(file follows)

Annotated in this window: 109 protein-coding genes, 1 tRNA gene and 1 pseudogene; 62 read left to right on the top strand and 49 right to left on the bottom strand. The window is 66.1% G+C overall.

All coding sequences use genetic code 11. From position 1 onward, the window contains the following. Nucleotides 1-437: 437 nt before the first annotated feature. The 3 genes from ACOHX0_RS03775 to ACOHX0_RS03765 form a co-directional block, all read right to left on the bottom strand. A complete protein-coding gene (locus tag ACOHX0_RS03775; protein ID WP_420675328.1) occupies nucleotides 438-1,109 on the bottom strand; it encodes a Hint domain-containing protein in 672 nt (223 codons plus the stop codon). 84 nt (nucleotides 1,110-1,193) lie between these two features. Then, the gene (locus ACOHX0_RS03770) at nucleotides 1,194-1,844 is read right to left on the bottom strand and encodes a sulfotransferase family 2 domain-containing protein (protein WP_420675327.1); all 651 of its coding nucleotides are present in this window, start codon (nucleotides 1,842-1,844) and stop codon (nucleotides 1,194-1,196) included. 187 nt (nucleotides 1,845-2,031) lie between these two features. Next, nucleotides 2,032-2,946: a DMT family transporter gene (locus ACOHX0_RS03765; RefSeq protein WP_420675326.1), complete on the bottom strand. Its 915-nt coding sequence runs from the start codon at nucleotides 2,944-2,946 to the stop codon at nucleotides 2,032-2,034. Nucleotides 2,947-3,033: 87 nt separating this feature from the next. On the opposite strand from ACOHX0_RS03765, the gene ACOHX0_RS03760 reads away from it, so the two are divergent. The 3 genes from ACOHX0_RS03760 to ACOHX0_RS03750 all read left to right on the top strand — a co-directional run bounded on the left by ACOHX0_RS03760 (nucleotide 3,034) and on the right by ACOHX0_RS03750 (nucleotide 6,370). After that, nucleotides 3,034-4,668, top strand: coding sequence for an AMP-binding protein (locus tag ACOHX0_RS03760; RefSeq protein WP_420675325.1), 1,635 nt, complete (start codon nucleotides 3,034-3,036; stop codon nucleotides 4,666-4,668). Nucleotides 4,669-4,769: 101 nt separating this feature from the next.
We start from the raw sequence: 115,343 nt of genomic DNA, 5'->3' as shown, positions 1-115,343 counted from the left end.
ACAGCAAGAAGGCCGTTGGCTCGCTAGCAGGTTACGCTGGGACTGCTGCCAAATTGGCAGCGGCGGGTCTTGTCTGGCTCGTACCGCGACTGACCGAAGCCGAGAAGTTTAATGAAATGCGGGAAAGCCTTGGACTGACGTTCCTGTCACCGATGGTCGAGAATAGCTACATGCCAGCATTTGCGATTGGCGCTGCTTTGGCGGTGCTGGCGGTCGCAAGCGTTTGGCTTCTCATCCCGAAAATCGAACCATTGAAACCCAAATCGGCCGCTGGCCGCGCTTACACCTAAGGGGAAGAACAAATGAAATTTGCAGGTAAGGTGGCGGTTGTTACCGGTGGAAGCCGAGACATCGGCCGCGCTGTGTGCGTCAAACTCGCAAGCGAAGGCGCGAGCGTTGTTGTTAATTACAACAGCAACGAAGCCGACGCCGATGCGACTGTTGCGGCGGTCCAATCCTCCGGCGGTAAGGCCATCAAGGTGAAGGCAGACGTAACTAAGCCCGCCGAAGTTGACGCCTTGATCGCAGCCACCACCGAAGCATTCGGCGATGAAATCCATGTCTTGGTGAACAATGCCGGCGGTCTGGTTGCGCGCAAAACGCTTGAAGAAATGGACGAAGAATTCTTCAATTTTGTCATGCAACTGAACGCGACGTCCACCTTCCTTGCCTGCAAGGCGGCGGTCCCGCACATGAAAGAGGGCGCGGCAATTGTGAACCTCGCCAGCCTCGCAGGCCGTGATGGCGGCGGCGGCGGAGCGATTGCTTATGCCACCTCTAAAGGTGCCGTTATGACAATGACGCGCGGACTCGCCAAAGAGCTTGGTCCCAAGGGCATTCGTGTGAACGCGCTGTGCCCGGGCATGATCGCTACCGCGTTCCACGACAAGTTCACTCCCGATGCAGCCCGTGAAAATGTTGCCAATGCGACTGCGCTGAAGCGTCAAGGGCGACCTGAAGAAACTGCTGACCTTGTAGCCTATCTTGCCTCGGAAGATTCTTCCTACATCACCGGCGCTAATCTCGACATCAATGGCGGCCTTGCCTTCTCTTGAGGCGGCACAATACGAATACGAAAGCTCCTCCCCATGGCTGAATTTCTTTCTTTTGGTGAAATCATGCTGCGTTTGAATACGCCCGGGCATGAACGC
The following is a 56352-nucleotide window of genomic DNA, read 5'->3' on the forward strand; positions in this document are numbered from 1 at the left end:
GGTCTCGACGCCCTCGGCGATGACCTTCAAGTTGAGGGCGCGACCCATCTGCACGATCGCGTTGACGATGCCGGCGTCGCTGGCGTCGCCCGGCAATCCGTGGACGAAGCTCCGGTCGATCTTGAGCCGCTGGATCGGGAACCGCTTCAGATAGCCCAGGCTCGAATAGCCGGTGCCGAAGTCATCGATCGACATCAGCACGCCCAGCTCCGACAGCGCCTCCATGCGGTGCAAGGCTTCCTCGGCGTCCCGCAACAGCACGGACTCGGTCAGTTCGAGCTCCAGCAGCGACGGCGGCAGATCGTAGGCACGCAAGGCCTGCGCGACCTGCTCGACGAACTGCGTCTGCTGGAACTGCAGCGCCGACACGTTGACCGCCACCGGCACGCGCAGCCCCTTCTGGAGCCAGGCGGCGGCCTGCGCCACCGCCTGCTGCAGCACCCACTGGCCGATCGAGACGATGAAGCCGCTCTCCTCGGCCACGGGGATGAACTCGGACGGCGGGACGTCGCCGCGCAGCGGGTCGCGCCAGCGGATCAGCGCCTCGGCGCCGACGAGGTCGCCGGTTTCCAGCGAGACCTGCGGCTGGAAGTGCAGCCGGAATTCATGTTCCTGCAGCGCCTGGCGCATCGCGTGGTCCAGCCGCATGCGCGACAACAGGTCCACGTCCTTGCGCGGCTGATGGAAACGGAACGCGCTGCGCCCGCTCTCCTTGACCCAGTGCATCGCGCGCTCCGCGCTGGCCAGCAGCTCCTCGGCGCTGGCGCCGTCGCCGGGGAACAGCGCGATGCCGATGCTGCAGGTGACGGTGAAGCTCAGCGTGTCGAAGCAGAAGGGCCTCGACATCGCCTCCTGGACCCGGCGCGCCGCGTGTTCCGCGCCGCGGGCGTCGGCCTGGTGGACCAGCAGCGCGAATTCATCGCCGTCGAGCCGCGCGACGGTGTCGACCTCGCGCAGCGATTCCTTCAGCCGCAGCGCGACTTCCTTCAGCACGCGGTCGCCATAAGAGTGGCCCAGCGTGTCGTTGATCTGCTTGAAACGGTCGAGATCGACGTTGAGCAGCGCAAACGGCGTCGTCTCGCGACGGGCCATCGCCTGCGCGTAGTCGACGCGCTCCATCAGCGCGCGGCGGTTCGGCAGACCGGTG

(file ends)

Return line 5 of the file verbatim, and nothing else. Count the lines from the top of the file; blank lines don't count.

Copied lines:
The following is a 56352-nucleotide window of genomic DNA, read 5'->3' on the forward strand; positions in this document are numbered from 1 at the left end: